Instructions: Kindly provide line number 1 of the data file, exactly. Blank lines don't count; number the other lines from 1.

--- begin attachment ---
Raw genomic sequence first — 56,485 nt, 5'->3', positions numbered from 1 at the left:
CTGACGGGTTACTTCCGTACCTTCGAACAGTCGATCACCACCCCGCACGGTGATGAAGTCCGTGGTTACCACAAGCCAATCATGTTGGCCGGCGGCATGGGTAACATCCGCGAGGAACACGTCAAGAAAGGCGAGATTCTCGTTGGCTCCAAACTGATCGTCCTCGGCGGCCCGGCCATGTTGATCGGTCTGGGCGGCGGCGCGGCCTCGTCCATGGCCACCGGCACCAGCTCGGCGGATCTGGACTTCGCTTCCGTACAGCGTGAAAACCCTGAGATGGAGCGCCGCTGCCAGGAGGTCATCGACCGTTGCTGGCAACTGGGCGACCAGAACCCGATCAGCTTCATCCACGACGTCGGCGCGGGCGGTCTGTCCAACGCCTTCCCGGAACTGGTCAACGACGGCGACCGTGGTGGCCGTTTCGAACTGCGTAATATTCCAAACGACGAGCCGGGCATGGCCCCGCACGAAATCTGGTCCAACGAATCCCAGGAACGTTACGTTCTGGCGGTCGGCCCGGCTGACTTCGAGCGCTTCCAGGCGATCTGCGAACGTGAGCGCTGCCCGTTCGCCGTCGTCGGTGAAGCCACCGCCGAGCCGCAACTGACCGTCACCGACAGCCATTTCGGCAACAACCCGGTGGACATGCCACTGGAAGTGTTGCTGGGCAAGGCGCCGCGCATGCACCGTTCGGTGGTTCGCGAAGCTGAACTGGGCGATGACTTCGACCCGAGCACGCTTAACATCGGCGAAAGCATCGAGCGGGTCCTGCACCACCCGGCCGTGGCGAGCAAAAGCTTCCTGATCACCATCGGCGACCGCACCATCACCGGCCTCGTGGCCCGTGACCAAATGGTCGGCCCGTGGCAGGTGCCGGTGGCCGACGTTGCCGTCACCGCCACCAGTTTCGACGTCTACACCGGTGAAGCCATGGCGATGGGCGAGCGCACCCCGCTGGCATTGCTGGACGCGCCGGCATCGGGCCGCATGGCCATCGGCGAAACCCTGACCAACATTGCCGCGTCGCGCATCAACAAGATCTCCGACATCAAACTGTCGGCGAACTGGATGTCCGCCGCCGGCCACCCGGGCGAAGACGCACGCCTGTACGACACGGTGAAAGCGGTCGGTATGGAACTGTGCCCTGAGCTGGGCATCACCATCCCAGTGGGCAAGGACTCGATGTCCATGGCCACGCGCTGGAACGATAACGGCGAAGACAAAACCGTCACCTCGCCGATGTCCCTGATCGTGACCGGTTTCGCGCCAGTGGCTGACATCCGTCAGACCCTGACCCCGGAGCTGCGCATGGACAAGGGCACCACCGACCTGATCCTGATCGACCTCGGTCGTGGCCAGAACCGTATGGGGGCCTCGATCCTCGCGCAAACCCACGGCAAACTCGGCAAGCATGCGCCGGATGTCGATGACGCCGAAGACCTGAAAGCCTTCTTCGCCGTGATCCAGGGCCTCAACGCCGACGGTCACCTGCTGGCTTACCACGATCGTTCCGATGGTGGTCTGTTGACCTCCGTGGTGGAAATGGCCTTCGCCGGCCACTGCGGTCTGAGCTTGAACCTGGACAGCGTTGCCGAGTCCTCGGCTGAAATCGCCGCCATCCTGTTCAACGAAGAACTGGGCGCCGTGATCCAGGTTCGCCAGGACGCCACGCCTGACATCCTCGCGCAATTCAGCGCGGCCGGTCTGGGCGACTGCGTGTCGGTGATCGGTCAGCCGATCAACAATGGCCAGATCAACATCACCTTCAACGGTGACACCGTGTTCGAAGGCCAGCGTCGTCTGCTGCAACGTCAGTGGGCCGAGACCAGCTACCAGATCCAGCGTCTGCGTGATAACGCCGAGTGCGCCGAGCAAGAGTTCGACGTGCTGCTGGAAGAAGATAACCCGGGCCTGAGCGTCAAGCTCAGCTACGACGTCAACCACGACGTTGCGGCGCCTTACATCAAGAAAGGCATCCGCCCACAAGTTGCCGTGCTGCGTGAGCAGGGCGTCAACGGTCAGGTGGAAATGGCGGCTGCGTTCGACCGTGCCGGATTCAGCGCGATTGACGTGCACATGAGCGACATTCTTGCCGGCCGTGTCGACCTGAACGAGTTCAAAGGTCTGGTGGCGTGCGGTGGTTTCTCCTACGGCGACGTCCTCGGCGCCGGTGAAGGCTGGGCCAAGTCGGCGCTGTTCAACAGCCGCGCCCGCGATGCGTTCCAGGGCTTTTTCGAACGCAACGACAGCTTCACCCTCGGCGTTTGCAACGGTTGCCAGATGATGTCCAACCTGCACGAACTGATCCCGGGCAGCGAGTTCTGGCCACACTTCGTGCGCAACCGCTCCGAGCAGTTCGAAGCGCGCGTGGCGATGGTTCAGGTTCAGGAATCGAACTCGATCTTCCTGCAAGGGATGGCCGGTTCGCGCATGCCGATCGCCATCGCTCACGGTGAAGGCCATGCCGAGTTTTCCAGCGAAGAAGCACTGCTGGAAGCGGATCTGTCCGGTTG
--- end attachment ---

Raw genomic sequence first — 56,485 nt, 5'->3', positions numbered from 1 at the left: